The Recent Surge of high-profile recalls involving imported goods has sent a collective shudder through the entire food industry. The ongoing problems, particularly with China, present retailers with a dilemma that until now was largely outside of their control. Not anymore.
“Many large retailers and wholesalers have put a lot more rigor around their specifications for ingredients and product content,” said Mike Griswold, research director of retail strategies for Boston-based AMR Research. “Now, there really is no wiggle room about what will be going into imported products.”
There's currently no maneuvering at Trader Joe's, which specializes in organic foods. Last month it announced a phaseout of single-ingredient foods imported from China, citing concerns that the organic standards on products from that country weren't as stringent as they should be.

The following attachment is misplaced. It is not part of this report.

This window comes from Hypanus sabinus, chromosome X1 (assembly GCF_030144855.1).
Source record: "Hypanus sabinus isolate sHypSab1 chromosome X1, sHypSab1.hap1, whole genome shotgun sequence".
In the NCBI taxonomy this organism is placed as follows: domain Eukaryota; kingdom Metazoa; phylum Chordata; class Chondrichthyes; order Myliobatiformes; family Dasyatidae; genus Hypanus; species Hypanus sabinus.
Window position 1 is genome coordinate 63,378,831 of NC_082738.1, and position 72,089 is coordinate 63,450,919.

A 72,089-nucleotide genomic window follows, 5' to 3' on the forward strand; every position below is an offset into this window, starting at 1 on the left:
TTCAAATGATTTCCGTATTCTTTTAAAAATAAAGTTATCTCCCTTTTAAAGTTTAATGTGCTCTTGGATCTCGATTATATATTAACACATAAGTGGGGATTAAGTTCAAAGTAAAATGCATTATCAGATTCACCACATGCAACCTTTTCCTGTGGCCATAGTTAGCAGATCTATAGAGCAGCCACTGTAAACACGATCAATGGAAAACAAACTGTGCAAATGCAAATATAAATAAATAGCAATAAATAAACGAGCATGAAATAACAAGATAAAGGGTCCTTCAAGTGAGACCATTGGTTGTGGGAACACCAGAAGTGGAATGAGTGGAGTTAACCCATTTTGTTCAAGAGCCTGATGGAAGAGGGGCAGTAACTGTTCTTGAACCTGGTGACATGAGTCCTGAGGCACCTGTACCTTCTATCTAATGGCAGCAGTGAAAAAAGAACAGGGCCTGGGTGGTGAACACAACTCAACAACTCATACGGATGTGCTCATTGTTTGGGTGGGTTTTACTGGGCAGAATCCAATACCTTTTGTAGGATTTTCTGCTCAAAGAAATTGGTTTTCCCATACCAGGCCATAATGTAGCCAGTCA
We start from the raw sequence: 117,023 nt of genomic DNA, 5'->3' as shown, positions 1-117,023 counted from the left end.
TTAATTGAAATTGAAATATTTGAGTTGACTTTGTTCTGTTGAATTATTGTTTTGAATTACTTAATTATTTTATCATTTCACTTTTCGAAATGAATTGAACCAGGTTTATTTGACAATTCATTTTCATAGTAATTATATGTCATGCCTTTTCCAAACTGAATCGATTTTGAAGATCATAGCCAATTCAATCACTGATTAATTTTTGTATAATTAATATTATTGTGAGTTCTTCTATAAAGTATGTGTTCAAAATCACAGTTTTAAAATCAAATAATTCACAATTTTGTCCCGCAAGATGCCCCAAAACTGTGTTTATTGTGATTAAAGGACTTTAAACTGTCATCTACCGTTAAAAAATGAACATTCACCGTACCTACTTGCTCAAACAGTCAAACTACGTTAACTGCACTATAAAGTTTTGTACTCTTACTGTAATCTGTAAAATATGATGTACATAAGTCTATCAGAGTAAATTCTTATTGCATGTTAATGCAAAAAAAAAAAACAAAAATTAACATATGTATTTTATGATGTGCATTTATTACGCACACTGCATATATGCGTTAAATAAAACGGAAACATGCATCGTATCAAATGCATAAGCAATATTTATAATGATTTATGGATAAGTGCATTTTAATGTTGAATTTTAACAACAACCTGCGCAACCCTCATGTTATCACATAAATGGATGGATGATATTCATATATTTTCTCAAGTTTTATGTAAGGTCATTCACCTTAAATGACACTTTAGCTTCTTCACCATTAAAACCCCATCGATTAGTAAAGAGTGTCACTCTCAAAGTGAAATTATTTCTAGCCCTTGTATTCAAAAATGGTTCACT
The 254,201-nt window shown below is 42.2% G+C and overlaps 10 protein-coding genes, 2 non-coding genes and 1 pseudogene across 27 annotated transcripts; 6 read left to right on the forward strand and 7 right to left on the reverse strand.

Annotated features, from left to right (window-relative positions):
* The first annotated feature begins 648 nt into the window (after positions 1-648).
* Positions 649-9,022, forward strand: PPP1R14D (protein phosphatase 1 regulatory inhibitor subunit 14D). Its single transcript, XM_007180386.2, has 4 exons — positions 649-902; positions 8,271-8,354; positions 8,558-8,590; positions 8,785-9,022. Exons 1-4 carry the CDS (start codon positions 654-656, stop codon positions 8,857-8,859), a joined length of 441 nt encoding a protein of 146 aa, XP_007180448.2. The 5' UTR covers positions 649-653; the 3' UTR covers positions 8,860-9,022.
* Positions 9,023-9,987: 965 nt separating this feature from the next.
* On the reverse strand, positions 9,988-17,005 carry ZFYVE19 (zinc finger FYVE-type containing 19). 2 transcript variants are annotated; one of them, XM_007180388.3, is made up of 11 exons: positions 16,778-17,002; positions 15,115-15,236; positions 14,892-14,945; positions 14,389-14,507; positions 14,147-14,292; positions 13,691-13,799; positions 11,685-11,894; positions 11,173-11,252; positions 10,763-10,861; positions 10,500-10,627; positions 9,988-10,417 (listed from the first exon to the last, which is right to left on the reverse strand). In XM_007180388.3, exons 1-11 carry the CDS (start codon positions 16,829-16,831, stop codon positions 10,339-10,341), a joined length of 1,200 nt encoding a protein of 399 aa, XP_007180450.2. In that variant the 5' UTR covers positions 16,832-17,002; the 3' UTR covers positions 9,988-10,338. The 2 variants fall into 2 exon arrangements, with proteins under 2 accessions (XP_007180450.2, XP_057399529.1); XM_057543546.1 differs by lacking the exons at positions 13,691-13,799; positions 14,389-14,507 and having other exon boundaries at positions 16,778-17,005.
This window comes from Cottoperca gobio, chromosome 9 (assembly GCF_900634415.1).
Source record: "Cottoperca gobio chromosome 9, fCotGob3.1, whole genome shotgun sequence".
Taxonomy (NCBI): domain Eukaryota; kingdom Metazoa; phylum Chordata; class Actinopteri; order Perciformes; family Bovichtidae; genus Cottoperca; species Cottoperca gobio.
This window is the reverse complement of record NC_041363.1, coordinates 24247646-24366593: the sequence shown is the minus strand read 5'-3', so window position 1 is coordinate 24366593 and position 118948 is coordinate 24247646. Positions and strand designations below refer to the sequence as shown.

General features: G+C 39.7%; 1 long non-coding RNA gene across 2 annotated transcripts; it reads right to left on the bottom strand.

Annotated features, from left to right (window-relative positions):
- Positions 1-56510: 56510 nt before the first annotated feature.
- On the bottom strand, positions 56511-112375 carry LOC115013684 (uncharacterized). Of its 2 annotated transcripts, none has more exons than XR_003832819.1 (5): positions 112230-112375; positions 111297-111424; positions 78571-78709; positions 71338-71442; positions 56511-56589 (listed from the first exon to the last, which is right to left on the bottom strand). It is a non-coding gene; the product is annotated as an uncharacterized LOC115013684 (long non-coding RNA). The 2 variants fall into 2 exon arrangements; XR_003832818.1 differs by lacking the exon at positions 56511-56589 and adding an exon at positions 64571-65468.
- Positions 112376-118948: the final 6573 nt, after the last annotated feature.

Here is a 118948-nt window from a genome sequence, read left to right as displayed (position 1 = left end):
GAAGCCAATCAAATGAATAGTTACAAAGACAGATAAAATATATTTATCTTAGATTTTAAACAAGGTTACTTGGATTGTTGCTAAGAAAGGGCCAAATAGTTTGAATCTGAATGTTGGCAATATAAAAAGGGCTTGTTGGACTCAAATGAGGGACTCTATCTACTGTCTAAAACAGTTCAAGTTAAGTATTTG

Trader Joe's was the first major food retailer to put such a moratorium on Chinese goods, though it may not be the last. Most large supermarket operators and food wholesalers are updating their best practices regarding imports; or, if they don't have guidelines, are busy creating them. New in-house policies are designed to enhance the retailer's ability to more closely scrutinize the quality and safety of the goods they are bringing into the U.S. supply chain, not only for foods but for a wide variety of products, including toys.
So far, China has been the focus of most of these efforts, since its manufacturers have been publicly blamed for exporting children's jewelry and toys laden with lead or coated with coma-inducing chemicals; pet food tainted with the industrial chemical melamine; and diethylene glycol-contaminated toothpaste.
Retailers and their wholesalers are also increasing the number of people who check imported products at various locations, according to Griswold.